I gather the book from which this news item is taken is Whisperers: The Secret History of the Spirit World which is not yet released by Amazon co. uk but is already available from Amazon.com. As explained the book is based on the author's University of Exeter Master's thesis.
Here's a reader review on it:
5.0 out of 5 stars Wonderfully Readable Scholarly History of Spirits 8 July 2013
By Pamela Grundy - Published on Amazon.com
W. H. Brennan's history of the effect of spirits on human civilization is a great read whether you personally believe in spirits or not. Impeccably researched and footnoted yet written with lively and even entertaining prose, Whisperers will hold the interest of even the most diehard skeptic.
Those of us who have been calling for a new, more comprehensive paradigm for Western knowledge for ages will be absolutely thrilled by this book.
In recent years, the tide has started to turn against the strident voices forever insisting that magic and spirits are bunk, pure and simple. What we take for granted is changing. Discoveries in quantum physics continue to open doors to other realities, and people are less reticent to share personal experiences and their own understanding of esoteric phenomena. Even if physicists still cringe when people they consider to be 'fringe' thinkers mention the 'q' word, even briefly, writers do it anyway, the point of being that, seriously, there really ARE 'more things in heaven and earth' than are dreamt in the old philosophy.
What really impressed me is that Brennan doesn't need the 'q' word at all in his history, so compelling are the facts, and so good is he at documenting them. The book is based on his University of Exeter master's thesis. An earlier, shorter version received the imprimatur of formal academia. This is no small matter, since in past years it has been next to impossible to write on such topics without ruining one's academic reputation or losing funding or tenure or both. Brennan makes the point that professional academics have all the same information he has, but the threat of career implosion prevents them from publicly reaching his conclusions.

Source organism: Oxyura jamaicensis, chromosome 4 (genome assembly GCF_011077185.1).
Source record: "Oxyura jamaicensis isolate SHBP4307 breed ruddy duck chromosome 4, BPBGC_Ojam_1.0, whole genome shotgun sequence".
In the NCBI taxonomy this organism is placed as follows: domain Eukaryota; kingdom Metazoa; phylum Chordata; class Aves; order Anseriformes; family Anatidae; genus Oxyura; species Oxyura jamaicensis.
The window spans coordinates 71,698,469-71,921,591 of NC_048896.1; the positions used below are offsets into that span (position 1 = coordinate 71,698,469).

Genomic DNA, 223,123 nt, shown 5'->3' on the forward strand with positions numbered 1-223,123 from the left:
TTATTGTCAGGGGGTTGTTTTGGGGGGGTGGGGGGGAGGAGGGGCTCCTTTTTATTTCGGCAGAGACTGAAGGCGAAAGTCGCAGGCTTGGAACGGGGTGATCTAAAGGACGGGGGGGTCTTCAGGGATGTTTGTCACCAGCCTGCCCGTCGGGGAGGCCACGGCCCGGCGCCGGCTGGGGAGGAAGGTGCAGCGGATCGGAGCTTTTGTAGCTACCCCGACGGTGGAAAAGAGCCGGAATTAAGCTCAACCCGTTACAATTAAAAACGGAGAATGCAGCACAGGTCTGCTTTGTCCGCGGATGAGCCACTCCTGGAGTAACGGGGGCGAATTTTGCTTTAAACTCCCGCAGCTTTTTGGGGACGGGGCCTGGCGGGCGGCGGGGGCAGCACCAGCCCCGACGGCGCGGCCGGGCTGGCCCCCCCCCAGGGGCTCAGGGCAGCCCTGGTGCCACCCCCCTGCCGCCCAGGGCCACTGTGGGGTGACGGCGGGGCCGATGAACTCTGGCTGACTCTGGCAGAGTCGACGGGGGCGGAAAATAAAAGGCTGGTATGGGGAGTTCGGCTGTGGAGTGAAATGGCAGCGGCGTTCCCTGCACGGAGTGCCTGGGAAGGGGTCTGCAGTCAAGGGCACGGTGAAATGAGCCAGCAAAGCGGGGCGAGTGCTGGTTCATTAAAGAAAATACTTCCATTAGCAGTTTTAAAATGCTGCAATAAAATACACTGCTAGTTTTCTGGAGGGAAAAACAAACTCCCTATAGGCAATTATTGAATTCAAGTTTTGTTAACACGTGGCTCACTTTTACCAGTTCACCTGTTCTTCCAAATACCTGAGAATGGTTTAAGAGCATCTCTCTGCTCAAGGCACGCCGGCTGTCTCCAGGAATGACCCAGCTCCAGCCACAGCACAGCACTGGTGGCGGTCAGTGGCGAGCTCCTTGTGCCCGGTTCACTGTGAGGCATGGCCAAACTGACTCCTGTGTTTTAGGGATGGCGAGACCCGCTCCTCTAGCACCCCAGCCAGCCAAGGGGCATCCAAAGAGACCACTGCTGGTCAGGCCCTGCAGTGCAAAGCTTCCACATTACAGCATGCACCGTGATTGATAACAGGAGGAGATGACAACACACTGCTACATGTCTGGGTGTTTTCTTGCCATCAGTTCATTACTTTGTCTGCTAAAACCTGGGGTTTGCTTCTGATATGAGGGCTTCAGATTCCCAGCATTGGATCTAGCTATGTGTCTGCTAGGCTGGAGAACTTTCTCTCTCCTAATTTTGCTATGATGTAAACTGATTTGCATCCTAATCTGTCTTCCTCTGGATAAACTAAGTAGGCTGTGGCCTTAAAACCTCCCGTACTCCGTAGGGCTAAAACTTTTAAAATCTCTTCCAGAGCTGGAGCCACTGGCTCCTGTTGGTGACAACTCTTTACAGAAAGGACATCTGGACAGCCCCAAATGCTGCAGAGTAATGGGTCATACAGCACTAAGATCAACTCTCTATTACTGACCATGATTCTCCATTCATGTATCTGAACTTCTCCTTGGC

This is a good enough reason to read the book all by itself, but an even better one is this:
If spirits are real, and spirit communication is real, and magic is real, and we refuse to look at any of it seriously or research if in any way, what does that make us? Sitting ducks I'd say, and if you aren't disturbed by Brennan's material on Nazism and its uses of the Occult, I just don't know what to say. I suppose you also park your car in Detroit and eat lunch meat made from pink slime, and that's your business, go ahead and keep it up, but for myself, I want to know more.
Brennan's news isn't all grim. Lots of positive and/or neutral things have come of spirit/human interaction too, and Brennan provides many historical anecdotes and resources. The healing arts, for example, may in fact have originated from spirit contact.
I have been slowly but surely putting together a collection of serious modern texts on spirits and related topics, and it is so encouraging to see more and more of them year after year. New paradigms begin this way: Failing to gain traction within traditional academia, (or gaining only a little on the outermost margins), some researchers, scientists, historians, and philosophers will go ahead and write their books anyway, pursue their ideas anyway, and before you know it, the old way has passed into the realm of phlogiston and leeches and Martian canals and the new way is already here.
Whisperers deserves a place of honor in this emerging library.